Computing Applications Viewpoint

Legal and Technological Efforts to Lock up Content Threaten Innovation

Legislation poses greater restrictions on the very freedom on which the Net was founded.
  1. Introduction
  2. Efforts to Mandate DRM
  3. DRM and the Risks to Digital Computing
  4. Author

Policymakers continue to sort through new challenges to copyright and intellectual property protection presented by advances in computing and communications technology. As the result of lobbying efforts by commercial content industries to gain more control over their works, new legislative and regulatory initiatives have emerged that threaten to erode the rights and expectations of researchers and consumers.

The computing community has reason to be concerned. By combining new legal rights under the Digital Millennium Copyright Act (DMCA) with technological protections made possible by digital rights management (DRM) technology, consumers and researchers face even greater restrictions over their use of personal computers, operating software, and other devices that display and copy digital content.

Passed by the U.S. Congress in 1998, the DMCA’s stated intent was to impose legal penalties on individuals who circumvent encryption technologies designed to protect copyrighted works. It was strongly supported by commercial content industries as well as by ISPs and other technology companies. ACM’s U.S. Public Policy Committee (USACM) and other leaders in the computing community cautioned lawmakers that broadly criminalizing the manufacture and use of any technology that can circumvent a copyright protection measure would produce a chilling effect on U.S. scientific and research enterprise, particularly in encryption and security research. We suggested a more balanced approach that targets the act of infringing behavior itself.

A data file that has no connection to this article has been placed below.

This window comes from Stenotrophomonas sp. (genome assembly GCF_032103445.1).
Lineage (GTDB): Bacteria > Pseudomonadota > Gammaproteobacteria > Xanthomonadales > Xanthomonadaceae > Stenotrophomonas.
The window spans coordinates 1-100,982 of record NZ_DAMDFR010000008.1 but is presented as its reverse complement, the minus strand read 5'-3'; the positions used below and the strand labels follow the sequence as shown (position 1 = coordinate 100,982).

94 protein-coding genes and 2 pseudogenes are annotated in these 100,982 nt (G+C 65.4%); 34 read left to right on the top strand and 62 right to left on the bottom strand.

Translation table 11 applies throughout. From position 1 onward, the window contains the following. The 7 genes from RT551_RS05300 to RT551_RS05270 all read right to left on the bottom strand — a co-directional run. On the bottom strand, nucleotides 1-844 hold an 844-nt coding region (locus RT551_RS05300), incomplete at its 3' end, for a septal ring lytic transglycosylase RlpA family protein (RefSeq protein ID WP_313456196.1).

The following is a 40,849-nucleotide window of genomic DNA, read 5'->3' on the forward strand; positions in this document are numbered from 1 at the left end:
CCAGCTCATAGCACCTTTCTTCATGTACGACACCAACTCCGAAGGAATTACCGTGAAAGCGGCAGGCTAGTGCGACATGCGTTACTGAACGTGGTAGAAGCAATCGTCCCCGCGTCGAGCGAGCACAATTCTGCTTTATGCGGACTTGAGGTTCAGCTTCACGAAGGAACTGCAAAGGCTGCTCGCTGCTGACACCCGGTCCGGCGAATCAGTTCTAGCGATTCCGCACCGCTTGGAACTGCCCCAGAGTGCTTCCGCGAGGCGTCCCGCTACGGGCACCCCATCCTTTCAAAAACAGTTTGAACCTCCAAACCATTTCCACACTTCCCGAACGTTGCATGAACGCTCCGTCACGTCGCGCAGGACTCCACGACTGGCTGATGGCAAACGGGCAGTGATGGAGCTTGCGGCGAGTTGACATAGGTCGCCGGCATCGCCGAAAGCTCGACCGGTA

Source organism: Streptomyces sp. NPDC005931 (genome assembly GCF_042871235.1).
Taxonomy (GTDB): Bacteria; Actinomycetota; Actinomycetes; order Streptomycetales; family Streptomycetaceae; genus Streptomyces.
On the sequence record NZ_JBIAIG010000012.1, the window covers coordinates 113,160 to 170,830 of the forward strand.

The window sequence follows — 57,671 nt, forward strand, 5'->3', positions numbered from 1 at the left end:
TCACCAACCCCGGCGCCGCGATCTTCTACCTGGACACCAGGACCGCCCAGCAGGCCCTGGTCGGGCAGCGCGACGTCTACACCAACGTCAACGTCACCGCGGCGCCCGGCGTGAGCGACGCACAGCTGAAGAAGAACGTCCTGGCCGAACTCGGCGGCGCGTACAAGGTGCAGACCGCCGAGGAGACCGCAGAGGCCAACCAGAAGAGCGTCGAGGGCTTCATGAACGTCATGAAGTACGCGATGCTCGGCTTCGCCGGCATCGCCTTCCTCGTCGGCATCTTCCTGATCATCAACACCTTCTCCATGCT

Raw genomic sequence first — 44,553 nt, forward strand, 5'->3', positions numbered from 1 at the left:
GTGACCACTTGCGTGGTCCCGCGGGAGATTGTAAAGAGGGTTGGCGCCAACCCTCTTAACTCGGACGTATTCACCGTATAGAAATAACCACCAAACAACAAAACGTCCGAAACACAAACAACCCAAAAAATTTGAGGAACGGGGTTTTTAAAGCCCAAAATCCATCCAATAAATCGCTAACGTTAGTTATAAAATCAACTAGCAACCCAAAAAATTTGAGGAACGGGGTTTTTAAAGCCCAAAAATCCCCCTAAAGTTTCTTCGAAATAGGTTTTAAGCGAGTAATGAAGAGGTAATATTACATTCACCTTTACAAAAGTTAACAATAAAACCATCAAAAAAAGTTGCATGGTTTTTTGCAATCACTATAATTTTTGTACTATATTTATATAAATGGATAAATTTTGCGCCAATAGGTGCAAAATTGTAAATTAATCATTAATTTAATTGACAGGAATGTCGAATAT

Since the DMCA’s enactment, many scientists have had to consult attorneys to determine whether their previously legitimate research might be in violation of the law. The threat of legal action has deterred some scientists from publishing scholarly work or even discussing their research among peers and students. Foreign scientists and international members of ACM have indicated they will not attend conferences held in the U.S. while the DMCA is in force. In a legal declaration filed in a court case reviewing the DMCA, ACM concluded the law has the potential to limit the freedom to publish research, imposing a cost on the academic community, scientific discourse, and society in general.

In addition, the DMCA undermines efforts to address cybersecurity vulnerabilities by impeding the research and testing necessary to develop innovative security products. While many efforts are under way to enhance overall security of information infrastructures and e-commerce, the DMCA prevents circumventing access technologies to recognize shortcomings in security systems, discover and fix dangerous bugs in code, and conduct forms of desired educational activities. Even the President’s Special Advisor for Cybersecurity has expressed concern that the DMCA stifles legitimate research needed to improve homeland security.

Earlier this year, legislation was introduced in Congress to amend the DMCA. The proposal would permit consumers and researchers to circumvent a technological measure to gain access to a protected work, providing the circumvention does not result in infringement of the work’s copyright. Known as the Digital Media Consumers’ Rights Act, it ensures that technologists would not face penalties for conducting research to improve copyright protection systems, security software, and software engineering tools. While it is too soon to project its prospects for passage into law, it is an important first step welcomed by the computing community.